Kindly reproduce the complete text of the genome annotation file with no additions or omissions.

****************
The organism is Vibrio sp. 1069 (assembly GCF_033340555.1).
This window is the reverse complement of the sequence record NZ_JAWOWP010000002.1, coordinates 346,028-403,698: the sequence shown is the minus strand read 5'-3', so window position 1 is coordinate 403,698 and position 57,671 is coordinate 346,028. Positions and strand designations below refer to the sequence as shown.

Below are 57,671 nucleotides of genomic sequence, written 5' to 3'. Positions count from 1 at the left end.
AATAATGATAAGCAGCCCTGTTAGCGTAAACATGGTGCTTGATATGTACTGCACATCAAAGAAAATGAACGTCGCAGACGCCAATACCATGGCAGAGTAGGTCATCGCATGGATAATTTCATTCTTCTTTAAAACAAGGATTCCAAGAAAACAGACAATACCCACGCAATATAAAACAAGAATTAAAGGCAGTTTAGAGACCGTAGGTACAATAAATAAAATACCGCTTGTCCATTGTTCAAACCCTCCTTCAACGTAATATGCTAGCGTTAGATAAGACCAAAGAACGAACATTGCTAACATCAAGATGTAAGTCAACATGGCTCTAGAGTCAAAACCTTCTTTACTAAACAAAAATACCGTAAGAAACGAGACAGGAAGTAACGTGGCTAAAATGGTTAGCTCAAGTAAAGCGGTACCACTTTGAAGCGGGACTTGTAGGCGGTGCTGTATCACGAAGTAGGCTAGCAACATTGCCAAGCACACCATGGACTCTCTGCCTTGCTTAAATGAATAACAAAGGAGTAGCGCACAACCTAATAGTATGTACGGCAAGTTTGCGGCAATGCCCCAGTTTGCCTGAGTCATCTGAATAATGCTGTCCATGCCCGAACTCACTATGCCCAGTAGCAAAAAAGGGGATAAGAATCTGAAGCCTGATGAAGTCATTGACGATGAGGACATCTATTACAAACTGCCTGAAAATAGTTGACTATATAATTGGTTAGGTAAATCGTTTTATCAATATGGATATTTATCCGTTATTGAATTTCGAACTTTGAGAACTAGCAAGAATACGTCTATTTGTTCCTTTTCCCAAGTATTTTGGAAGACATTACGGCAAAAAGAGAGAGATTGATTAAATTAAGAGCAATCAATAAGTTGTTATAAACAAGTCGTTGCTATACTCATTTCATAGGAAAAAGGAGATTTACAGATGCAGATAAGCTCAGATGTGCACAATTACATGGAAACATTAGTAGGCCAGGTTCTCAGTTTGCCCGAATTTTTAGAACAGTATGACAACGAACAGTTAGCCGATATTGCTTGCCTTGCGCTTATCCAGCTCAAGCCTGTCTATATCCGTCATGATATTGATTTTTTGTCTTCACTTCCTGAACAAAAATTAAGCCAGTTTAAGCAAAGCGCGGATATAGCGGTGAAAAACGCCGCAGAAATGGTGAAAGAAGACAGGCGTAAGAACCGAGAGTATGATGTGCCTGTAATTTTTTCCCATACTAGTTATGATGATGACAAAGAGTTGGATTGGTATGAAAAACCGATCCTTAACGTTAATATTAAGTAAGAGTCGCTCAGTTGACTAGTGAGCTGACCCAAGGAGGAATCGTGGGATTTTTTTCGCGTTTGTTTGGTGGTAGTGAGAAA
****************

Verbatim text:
The organism is Vibrio sp. 1069 (assembly GCF_033340555.1).
This window is the reverse complement of the sequence record NZ_JAWOWP010000002.1, coordinates 346,028-403,698: the sequence shown is the minus strand read 5'-3', so window position 1 is coordinate 403,698 and position 57,671 is coordinate 346,028. Positions and strand designations below refer to the sequence as shown.

Below are 57,671 nucleotides of genomic sequence, written 5' to 3'. Positions count from 1 at the left end.
AATAATGATAAGCAGCCCTGTTAGCGTAAACATGGTGCTTGATATGTACTGCACATCAAAGAAAATGAACGTCGCAGACGCCAATACCATGGCAGAGTAGGTCATCGCATGGATAATTTCATTCTTCTTTAAAACAAGGATTCCAAGAAAACAGACAATACCCACGCAATATAAAACAAGAATTAAAGGCAGTTTAGAGACCGTAGGTACAATAAATAAAATACCGCTTGTCCATTGTTCAAACCCTCCTTCAACGTAATATGCTAGCGTTAGATAAGACCAAAGAACGAACATTGCTAACATCAAGATGTAAGTCAACATGGCTCTAGAGTCAAAACCTTCTTTACTAAACAAAAATACCGTAAGAAACGAGACAGGAAGTAACGTGGCTAAAATGGTTAGCTCAAGTAAAGCGGTACCACTTTGAAGCGGGACTTGTAGGCGGTGCTGTATCACGAAGTAGGCTAGCAACATTGCCAAGCACACCATGGACTCTCTGCCTTGCTTAAATGAATAACAAAGGAGTAGCGCACAACCTAATAGTATGTACGGCAAGTTTGCGGCAATGCCCCAGTTTGCCTGAGTCATCTGAATAATGCTGTCCATGCCCGAACTCACTATGCCCAGTAGCAAAAAAGGGGATAAGAATCTGAAGCCTGATGAAGTCATTGACGATGAGGACATCTATTACAAACTGCCTGAAAATAGTTGACTATATAATTGGTTAGGTAAATCGTTTTATCAATATGGATATTTATCCGTTATTGAATTTCGAACTTTGAGAACTAGCAAGAATACGTCTATTTGTTCCTTTTCCCAAGTATTTTGGAAGACATTACGGCAAAAAGAGAGAGATTGATTAAATTAAGAGCAATCAATAAGTTGTTATAAACAAGTCGTTGCTATACTCATTTCATAGGAAAAAGGAGATTTACAGATGCAGATAAGCTCAGATGTGCACAATTACATGGAAACATTAGTAGGCCAGGTTCTCAGTTTGCCCGAATTTTTAGAACAGTATGACAACGAACAGTTAGCCGATATTGCTTGCCTTGCGCTTATCCAGCTCAAGCCTGTCTATATCCGTCATGATATTGATTTTTTGTCTTCACTTCCTGAACAAAAATTAAGCCAGTTTAAGCAAAGCGCGGATATAGCGGTGAAAAACGCCGCAGAAATGGTGAAAGAAGACAGGCGTAAGAACCGAGAGTATGATGTGCCTGTAATTTTTTCCCATACTAGTTATGATGATGACAAAGAGTTGGATTGGTATGAAAAACCGATCCTTAACGTTAATATTAAGTAAGAGTCGCTCAGTTGACTAGTGAGCTGACCCAAGGAGGAATCGTGGGATTTTTTTCGCGTTTGTTTGGTGGTAGTGAGAAA